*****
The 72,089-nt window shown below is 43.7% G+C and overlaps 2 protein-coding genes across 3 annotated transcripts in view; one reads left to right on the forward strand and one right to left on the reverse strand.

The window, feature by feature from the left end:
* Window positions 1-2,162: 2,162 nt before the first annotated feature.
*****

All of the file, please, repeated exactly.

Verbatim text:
The 72,089-nt window shown below is 43.7% G+C and overlaps 2 protein-coding genes across 3 annotated transcripts in view; one reads left to right on the forward strand and one right to left on the reverse strand.

The window, feature by feature from the left end:
* Window positions 1-2,162: 2,162 nt before the first annotated feature.